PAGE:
Private Placement of Shares

What is the Private Placement of Shares?

Private Placement of Shares refers to the sale of shares of the company to the investors and institutions that are selected by the company which generally includes the banks, mutual fund companies, wealthy individual investors, insurance companies, etc rather than issuing it in the open market for the public as a whole and the same generally have the few regulatory requirements.

In this Placement, the securities are issued to a limited number of investors who are “accredited”.  An accredited investor is the one who: –

Eg.: New York Life Insurance picked up 22.51% stake in Maxx ventures in January 2017 at Rs 78 per share by way of this placement

Private Placements v2

You are free to use this image on your website, templates etc, Please provide us with an attribution linkHow to Provide Attribution?Article Link to be Hyperlinked
For eg:
Source: Private Placement of Shares (

Differences Between Private Placement Program and Public Offering

  • The securities are sold to a group of investors in the private placement of shares whereas in public offering the securities are offered to the public.
  • Private placement of shares can be issued by both public and private Companies whereas in case of public offering the Company is either listed or will be listed after the offer is made.
  • This placement deals may not be required to be registered with a regulator whereas the deals in which securities are offered publicly have to be registered with a regulator.

How Does Private Placement Program Affect the Share Price of a Company?

The private placement of shares, if done by a private company will not affect the share price because they are not listed. However, for a public listed Company, this placement will lead to a decline in share price at least in the near term.

This placement leads to dilution of the ownership of the existing shareholders to a proportion of the size of this placement. This is because new shares are issued and the holdings of the existing shareholders remain the same. Let us see an example:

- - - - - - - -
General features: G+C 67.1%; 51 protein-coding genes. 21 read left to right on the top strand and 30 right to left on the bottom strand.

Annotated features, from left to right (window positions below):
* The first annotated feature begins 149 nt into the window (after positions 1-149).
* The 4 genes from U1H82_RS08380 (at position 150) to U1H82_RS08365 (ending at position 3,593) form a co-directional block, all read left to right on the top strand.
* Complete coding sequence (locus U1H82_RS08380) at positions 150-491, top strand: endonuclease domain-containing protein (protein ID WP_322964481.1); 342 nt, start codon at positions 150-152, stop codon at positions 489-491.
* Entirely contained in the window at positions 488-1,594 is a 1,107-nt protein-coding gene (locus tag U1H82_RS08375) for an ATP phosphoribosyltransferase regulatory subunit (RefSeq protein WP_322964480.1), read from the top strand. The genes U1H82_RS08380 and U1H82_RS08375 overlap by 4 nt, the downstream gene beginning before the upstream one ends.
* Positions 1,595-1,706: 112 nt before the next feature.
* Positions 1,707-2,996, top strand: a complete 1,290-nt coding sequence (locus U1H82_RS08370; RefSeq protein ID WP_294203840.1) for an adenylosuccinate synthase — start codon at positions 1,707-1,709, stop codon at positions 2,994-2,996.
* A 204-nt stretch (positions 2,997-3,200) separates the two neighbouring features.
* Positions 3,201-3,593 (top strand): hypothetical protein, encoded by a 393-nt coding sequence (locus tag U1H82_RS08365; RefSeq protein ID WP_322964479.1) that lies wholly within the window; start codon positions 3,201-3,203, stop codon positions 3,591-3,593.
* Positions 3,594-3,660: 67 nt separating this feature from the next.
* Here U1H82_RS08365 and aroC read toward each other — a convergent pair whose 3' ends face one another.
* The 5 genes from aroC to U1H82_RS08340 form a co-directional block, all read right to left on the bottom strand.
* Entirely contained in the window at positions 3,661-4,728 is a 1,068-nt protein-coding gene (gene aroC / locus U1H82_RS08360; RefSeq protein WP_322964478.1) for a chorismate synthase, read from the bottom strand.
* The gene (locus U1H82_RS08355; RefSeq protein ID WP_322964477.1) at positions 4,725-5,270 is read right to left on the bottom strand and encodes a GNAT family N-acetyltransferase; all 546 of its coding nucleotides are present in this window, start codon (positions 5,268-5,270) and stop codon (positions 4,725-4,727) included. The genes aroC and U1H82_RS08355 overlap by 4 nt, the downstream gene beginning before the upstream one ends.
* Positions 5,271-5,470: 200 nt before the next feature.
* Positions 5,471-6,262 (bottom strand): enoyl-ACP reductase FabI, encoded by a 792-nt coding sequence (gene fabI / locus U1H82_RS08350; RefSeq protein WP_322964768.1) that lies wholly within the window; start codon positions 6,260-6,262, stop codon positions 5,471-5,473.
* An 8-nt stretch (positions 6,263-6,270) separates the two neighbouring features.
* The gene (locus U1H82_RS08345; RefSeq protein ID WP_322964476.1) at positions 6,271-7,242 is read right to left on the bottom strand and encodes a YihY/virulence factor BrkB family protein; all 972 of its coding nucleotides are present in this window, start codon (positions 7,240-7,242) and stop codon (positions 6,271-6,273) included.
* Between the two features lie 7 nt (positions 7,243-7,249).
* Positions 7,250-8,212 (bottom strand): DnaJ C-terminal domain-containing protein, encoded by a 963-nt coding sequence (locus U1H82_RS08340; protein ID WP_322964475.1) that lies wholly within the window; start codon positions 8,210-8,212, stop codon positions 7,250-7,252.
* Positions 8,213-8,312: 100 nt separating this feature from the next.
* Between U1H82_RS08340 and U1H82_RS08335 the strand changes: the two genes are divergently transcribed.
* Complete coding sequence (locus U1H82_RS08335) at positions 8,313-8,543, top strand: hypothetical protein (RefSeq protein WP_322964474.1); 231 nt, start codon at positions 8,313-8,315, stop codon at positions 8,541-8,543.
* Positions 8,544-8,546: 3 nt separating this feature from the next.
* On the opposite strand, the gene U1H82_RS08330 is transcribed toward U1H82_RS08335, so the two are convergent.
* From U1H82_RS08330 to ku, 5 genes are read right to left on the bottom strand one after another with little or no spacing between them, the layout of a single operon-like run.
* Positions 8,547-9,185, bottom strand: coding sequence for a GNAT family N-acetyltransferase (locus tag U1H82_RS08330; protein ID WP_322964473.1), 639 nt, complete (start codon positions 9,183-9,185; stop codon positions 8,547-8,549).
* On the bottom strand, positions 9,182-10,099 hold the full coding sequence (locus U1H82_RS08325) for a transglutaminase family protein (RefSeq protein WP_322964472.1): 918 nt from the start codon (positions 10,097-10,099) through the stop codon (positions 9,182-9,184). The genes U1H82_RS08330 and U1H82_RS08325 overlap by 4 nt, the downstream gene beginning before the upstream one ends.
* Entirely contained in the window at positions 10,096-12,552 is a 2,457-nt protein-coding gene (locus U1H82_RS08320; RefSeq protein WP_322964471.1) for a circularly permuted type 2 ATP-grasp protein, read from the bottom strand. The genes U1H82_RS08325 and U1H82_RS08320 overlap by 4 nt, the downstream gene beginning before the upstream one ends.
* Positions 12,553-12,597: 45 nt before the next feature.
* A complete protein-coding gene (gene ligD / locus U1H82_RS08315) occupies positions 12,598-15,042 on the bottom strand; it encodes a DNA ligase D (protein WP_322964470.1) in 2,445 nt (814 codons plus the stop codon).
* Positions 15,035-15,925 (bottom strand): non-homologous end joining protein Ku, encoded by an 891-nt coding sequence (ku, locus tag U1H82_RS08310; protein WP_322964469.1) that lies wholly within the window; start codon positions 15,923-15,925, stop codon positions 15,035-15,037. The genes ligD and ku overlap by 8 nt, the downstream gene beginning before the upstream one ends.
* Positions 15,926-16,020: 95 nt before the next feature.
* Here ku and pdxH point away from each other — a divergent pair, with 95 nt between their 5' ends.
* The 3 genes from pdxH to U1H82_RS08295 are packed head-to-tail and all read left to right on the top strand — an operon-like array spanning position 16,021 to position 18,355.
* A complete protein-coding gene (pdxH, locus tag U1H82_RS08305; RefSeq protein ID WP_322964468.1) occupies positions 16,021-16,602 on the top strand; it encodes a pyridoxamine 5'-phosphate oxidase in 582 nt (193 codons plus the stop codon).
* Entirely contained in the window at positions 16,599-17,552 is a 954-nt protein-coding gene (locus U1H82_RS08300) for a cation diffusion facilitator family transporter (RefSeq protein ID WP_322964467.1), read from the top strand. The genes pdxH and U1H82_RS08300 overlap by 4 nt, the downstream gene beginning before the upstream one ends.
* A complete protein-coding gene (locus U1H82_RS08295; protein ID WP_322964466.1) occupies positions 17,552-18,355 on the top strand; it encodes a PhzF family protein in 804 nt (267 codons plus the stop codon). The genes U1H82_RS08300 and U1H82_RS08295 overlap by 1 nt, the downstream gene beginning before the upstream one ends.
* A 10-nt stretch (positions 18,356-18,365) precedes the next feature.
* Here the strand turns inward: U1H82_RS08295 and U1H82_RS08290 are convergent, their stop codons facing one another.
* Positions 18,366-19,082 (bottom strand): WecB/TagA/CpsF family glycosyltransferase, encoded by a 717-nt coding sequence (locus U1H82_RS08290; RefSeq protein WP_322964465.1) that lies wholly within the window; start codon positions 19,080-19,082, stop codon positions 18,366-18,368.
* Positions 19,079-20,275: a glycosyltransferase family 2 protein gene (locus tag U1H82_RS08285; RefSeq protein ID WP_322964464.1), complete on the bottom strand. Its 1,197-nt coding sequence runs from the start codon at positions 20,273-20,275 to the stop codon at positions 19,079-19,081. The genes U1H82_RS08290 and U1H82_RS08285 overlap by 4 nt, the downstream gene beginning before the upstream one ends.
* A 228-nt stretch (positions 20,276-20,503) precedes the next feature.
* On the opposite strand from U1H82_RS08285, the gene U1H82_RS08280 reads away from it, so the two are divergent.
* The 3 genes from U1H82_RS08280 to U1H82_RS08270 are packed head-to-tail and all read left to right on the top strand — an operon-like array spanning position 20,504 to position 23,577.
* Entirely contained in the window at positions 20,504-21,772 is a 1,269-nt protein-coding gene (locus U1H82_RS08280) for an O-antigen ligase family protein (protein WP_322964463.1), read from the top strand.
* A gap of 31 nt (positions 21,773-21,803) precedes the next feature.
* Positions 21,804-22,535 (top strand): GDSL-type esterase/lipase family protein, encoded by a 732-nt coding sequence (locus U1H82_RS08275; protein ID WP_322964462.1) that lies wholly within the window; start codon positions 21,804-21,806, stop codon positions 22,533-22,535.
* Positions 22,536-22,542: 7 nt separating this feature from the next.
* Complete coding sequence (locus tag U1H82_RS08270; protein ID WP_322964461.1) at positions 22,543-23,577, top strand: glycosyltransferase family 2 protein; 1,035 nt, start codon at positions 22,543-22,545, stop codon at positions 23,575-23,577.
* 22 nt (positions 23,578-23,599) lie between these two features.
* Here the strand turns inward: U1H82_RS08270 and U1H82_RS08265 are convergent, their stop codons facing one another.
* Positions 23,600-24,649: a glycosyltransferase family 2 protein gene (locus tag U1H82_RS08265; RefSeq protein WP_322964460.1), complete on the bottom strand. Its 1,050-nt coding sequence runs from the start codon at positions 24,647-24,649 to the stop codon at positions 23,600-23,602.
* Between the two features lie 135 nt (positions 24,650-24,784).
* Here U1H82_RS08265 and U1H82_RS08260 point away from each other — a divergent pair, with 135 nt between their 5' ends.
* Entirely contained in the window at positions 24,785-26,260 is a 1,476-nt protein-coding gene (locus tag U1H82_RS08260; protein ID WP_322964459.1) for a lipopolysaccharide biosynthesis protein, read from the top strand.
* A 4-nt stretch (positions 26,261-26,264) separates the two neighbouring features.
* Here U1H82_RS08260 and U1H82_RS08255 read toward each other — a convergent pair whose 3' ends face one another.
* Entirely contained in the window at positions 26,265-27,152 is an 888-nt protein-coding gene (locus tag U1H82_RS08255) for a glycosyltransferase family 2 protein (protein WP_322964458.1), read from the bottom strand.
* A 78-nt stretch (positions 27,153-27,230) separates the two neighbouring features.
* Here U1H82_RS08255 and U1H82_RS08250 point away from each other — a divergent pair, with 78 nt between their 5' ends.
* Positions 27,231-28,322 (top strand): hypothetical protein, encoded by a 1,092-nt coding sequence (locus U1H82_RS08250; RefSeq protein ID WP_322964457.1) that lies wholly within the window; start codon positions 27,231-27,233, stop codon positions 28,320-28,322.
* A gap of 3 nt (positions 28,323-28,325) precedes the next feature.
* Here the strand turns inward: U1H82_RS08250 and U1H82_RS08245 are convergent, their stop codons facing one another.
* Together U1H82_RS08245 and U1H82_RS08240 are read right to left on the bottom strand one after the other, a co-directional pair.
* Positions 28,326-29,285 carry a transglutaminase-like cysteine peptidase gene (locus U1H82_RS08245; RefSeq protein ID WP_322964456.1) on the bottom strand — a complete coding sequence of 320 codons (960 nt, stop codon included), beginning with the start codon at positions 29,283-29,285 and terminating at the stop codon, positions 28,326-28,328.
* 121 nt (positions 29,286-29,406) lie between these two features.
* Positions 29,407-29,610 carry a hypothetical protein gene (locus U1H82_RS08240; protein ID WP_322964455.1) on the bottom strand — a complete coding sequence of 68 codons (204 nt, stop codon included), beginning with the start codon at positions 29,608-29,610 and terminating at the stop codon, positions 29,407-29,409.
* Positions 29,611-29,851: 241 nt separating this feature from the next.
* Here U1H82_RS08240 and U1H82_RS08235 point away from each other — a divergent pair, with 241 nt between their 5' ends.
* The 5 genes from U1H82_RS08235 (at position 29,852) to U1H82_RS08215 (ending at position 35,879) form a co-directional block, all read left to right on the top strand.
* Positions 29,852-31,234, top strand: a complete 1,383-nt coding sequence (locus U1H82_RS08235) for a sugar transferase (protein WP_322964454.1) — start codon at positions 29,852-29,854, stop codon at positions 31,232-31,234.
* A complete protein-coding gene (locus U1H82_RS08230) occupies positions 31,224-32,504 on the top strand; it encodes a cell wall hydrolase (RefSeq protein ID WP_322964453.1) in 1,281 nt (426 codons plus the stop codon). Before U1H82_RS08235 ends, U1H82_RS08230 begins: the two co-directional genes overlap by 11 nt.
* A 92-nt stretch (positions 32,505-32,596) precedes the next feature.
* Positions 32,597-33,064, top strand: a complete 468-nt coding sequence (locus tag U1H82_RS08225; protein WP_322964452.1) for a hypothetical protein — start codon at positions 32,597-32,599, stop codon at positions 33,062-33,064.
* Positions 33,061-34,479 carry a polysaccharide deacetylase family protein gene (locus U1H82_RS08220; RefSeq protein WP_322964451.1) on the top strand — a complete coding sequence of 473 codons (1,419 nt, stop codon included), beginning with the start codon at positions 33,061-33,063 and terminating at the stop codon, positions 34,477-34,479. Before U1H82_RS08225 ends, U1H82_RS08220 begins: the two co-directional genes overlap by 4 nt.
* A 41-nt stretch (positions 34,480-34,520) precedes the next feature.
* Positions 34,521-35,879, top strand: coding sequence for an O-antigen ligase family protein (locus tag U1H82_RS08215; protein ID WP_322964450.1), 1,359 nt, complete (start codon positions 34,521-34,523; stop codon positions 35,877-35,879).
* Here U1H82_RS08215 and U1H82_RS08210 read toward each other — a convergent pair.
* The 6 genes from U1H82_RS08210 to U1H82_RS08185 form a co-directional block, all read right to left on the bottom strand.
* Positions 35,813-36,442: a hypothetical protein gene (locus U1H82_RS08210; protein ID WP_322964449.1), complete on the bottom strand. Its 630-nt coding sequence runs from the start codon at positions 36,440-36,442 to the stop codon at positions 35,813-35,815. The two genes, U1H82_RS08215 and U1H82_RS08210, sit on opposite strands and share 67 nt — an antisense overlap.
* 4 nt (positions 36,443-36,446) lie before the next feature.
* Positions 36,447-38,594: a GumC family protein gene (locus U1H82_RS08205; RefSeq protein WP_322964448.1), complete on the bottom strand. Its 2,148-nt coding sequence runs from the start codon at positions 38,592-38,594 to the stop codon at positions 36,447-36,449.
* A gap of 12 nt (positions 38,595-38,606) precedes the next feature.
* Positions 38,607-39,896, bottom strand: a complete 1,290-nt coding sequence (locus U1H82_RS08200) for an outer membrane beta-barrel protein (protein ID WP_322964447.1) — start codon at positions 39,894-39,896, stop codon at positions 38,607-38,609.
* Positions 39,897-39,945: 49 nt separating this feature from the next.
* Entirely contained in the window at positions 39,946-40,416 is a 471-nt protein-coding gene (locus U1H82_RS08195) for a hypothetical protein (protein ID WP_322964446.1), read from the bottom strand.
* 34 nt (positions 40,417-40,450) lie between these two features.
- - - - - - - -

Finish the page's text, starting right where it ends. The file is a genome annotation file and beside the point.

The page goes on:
Let the number of shares outstanding before the private placement of shares by 10 million and the Company has proposed to offer 1 million equity shares in the private placement. Thus, this would result in dilution of ownership of the existing shareholders by 10%.

This dilution of a share normally leads to the decline of the share price; the impact of this placement can be considered as similar to that of a stock splitStock SplitStock split, also known as share split, is the process by which companies divide their existing outstanding shares into multiple shares, such as 3 shares for every 1 owned, 2 shares for every 1 held, and so on. The company's market capitalization remains unchanged during a stock split because, while the number of shares grows, the price per share decreases more. However, such an impact can be seen only in the short-term, a long-term effect on the price would take into account the utilization of funds by the Company raised during this placement. If the Company does a private placement of shares to raise capital for a project which could provide better returns; extra profits and revenue from such a project will impact the share price thus pushing it higher.

Private Placement Program Advantages

Following are the top 5 private placement advantages

Private Placement Program Disadvantages

Following are the top 2 private placement disadvantages


Private placement of shares is issuance of securities of a Company to a selected individual, group of individuals, corporates or group of corporates. The securities during this placement are not publicly offered. Thus, the Company raises capital by selling securities to a few selected investors whereas in a public offering the securities are open for sale in the market for all types of investors.

We have looked into the advantages and disadvantages of private placements of shares. A Company may have a number of reasons to go for private placement like debt refinancing, expansion of business, capital diversification, strategic investor participation, Differences between mergers and acquisitions, share buybackShare BuybackShare buyback refers to the repurchase of the company’s own outstanding shares from the open market using the accumulated funds of the company to decrease the outstanding shares in the company’s balance sheet. This is done either to increase the value of the existing shares or to prevent various shareholders from controlling the more, ESOP plan etc. However, the most important part of this placement is to find a suitable like-minded investor for the business.

This has been a guide to the private placement of shares, its definition, and its meaning. Here we also discuss how it affects the share prices, advantages, and disadvantages of private placement along with its differences with the public offering. You may also have a look at the following articles on Corporate Finance –

Reader Interactions

Leave a Reply

Your email address will not be published. Required fields are marked *